Savva claims that her stories and characters are from the real world and "true to life." But to a writer that should never mean boring. None of her characters are sympathetic. "True to life" they may be, but the problems in the prose make them flat.
The focus on the 7 colors of the rainbow (the red of a sunset, the orange of a little boy's hair, the yellow of daffodils, the green of envy, the blue of the ocean, the indigo of a woman's scarf, and violet....which in this case is the name of a baby) seems completely forced. It was as if she added the colors for the sake of adding colors, not to better the story or the collection as a whole.
Savva warns us (on the back of the book) that "There are not always happy endings, but the tales reflect the real world, and the forces of nature at work in our lives sometimes beyond our control." You know, dark and dreary is okay...when it's efficiently so. But I felt nothing from this book. Some of the stories are sad, but they're over-editorialized. It's more like reading someone's obituary than reading their story. The phrasing is juvenile, and there's pretty much nothing literary about it.
I read one person's comments (I think on Amazon.com) about how Savva completes a thought and executes a vision with so few words. I'm all for simplicity, but the lack of adjectives is atrocious. And then there's the annoying use of italics. I like italics when they serve a real purpose. I was discussing this with a coworker and he reminded me about Michael Ende's The Neverending Story which utilizes italics to distinguish between Bastian's world, and the world of the book within the book. That makes sense.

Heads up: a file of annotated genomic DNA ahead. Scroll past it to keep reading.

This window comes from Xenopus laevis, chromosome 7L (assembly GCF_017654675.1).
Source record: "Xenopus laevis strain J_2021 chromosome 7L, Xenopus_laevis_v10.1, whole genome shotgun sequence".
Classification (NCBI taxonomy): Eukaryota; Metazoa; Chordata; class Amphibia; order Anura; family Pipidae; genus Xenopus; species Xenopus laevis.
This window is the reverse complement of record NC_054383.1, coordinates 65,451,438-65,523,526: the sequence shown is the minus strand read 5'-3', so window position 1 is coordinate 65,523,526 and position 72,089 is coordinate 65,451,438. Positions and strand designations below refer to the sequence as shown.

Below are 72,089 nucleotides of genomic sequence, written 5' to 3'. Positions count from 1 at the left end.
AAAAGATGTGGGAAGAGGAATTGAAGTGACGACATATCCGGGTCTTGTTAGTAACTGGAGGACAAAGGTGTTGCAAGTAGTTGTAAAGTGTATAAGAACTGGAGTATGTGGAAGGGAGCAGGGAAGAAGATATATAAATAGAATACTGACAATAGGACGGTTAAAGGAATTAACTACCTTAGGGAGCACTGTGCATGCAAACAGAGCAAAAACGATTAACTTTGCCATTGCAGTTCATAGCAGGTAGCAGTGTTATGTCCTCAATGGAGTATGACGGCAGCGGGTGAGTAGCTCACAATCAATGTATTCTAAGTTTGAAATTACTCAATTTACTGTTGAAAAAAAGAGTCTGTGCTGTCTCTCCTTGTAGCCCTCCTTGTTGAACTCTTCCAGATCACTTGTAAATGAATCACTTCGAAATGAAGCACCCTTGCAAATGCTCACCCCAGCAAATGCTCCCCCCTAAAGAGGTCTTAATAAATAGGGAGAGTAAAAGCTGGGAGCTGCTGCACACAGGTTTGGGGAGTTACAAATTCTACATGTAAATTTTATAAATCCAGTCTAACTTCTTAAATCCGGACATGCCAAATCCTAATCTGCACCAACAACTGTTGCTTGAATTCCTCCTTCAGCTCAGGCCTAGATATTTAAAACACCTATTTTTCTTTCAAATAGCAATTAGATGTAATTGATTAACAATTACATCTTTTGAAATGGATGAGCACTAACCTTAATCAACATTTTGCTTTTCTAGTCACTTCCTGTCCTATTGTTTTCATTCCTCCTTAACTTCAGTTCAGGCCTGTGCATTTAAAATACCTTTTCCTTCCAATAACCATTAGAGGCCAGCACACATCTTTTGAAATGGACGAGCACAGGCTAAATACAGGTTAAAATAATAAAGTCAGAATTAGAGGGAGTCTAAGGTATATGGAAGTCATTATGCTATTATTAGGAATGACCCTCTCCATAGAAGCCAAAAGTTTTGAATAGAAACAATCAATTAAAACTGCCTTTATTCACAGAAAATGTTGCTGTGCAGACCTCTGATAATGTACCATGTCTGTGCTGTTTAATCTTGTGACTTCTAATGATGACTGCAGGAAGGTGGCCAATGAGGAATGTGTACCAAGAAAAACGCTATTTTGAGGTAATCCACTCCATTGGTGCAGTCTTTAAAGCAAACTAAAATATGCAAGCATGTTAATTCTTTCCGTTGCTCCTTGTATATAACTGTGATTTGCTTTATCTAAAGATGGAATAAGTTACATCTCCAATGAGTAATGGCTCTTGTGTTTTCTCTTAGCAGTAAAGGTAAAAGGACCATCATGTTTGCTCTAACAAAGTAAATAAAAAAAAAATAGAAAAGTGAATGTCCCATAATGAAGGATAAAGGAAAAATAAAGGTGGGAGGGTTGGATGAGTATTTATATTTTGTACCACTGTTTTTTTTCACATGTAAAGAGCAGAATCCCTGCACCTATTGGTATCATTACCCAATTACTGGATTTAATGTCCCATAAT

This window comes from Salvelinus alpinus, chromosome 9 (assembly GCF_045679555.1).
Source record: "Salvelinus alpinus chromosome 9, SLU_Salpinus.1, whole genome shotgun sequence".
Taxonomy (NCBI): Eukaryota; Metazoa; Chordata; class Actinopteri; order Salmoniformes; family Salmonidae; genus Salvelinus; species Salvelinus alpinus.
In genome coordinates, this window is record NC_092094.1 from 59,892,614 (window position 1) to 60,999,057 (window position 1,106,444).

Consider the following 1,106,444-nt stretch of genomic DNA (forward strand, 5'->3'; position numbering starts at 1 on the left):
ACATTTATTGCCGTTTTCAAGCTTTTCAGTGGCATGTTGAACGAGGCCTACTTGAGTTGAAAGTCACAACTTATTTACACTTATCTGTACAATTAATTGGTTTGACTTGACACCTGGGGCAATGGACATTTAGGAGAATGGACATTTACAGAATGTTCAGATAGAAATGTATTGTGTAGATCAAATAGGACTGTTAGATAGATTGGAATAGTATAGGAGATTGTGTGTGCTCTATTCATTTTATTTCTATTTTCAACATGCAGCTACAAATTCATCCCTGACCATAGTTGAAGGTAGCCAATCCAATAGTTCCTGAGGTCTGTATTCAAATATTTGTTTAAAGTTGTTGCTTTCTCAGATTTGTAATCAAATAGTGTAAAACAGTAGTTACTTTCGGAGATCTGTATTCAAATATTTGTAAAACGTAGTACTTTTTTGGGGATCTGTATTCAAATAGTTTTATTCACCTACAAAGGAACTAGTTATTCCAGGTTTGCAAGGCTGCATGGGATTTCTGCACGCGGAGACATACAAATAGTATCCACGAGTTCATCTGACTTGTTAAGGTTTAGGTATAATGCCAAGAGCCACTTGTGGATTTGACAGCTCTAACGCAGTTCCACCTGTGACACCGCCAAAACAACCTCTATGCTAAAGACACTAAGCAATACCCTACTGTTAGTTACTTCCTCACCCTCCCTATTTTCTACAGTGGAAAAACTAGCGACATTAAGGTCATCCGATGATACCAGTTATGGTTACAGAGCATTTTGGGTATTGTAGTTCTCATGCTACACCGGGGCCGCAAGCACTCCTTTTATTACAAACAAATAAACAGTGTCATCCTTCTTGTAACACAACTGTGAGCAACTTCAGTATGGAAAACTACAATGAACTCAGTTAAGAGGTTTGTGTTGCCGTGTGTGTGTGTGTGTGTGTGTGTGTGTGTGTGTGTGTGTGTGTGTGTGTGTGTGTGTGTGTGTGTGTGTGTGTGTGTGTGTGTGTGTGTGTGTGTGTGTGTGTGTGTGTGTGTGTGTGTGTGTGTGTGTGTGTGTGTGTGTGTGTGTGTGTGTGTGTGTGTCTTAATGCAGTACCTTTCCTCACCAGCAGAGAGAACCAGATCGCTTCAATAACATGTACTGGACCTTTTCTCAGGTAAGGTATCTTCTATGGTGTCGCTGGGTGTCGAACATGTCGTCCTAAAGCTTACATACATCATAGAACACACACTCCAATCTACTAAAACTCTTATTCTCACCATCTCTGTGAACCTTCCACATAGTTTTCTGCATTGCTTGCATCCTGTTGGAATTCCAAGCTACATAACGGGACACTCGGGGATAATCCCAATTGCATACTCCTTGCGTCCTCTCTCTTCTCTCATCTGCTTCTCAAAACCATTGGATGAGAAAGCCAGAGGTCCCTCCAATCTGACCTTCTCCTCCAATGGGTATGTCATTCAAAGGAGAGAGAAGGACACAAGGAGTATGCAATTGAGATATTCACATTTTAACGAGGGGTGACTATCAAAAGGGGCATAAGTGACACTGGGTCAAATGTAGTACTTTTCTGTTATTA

But Savva uses italics to signify the past, and it's kind of brutal. Pages and pages of italics that don't feel appropriate. Not only that, but to (I guess) increase page count, the entire book is double-spaced. It's distracting, it's (again) juvenile and it feels like.....well, it reads like what it feels like - a student's forays into writing for the sake of a class.